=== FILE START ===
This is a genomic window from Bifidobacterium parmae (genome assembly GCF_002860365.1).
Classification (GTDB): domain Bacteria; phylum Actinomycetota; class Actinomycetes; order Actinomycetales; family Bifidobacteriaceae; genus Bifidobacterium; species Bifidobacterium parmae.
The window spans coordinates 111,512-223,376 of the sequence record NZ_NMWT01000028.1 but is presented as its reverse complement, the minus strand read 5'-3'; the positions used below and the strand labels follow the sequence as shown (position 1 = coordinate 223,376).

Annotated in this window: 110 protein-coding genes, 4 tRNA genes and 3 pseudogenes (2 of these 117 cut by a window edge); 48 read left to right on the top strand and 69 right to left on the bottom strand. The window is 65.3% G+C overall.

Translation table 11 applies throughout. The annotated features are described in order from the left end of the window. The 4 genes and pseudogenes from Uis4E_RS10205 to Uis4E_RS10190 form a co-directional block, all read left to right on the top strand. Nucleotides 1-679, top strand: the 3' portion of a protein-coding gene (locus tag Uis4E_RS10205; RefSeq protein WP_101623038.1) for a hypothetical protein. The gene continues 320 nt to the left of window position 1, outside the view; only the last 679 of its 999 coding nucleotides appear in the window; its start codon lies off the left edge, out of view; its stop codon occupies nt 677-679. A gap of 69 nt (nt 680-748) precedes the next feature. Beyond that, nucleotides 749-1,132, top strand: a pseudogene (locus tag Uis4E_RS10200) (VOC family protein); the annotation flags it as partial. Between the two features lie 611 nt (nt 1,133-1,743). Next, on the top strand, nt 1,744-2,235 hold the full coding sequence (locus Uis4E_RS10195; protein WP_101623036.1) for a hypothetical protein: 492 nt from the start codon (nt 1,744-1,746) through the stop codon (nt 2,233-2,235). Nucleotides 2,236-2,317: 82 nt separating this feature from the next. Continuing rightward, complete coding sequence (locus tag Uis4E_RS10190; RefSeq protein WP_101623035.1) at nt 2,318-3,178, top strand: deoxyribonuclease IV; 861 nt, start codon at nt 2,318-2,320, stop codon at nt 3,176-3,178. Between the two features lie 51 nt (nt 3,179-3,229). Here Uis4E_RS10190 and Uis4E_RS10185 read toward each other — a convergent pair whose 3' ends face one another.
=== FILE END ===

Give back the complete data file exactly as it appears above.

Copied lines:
This is a genomic window from Bifidobacterium parmae (genome assembly GCF_002860365.1).
Classification (GTDB): domain Bacteria; phylum Actinomycetota; class Actinomycetes; order Actinomycetales; family Bifidobacteriaceae; genus Bifidobacterium; species Bifidobacterium parmae.
The window spans coordinates 111,512-223,376 of the sequence record NZ_NMWT01000028.1 but is presented as its reverse complement, the minus strand read 5'-3'; the positions used below and the strand labels follow the sequence as shown (position 1 = coordinate 223,376).

Annotated in this window: 110 protein-coding genes, 4 tRNA genes and 3 pseudogenes (2 of these 117 cut by a window edge); 48 read left to right on the top strand and 69 right to left on the bottom strand. The window is 65.3% G+C overall.

Translation table 11 applies throughout. The annotated features are described in order from the left end of the window. The 4 genes and pseudogenes from Uis4E_RS10205 to Uis4E_RS10190 form a co-directional block, all read left to right on the top strand. Nucleotides 1-679, top strand: the 3' portion of a protein-coding gene (locus tag Uis4E_RS10205; RefSeq protein WP_101623038.1) for a hypothetical protein. The gene continues 320 nt to the left of window position 1, outside the view; only the last 679 of its 999 coding nucleotides appear in the window; its start codon lies off the left edge, out of view; its stop codon occupies nt 677-679. A gap of 69 nt (nt 680-748) precedes the next feature. Beyond that, nucleotides 749-1,132, top strand: a pseudogene (locus tag Uis4E_RS10200) (VOC family protein); the annotation flags it as partial. Between the two features lie 611 nt (nt 1,133-1,743). Next, on the top strand, nt 1,744-2,235 hold the full coding sequence (locus Uis4E_RS10195; protein WP_101623036.1) for a hypothetical protein: 492 nt from the start codon (nt 1,744-1,746) through the stop codon (nt 2,233-2,235). Nucleotides 2,236-2,317: 82 nt separating this feature from the next. Continuing rightward, complete coding sequence (locus tag Uis4E_RS10190; RefSeq protein WP_101623035.1) at nt 2,318-3,178, top strand: deoxyribonuclease IV; 861 nt, start codon at nt 2,318-2,320, stop codon at nt 3,176-3,178. Between the two features lie 51 nt (nt 3,179-3,229). Here Uis4E_RS10190 and Uis4E_RS10185 read toward each other — a convergent pair whose 3' ends face one another.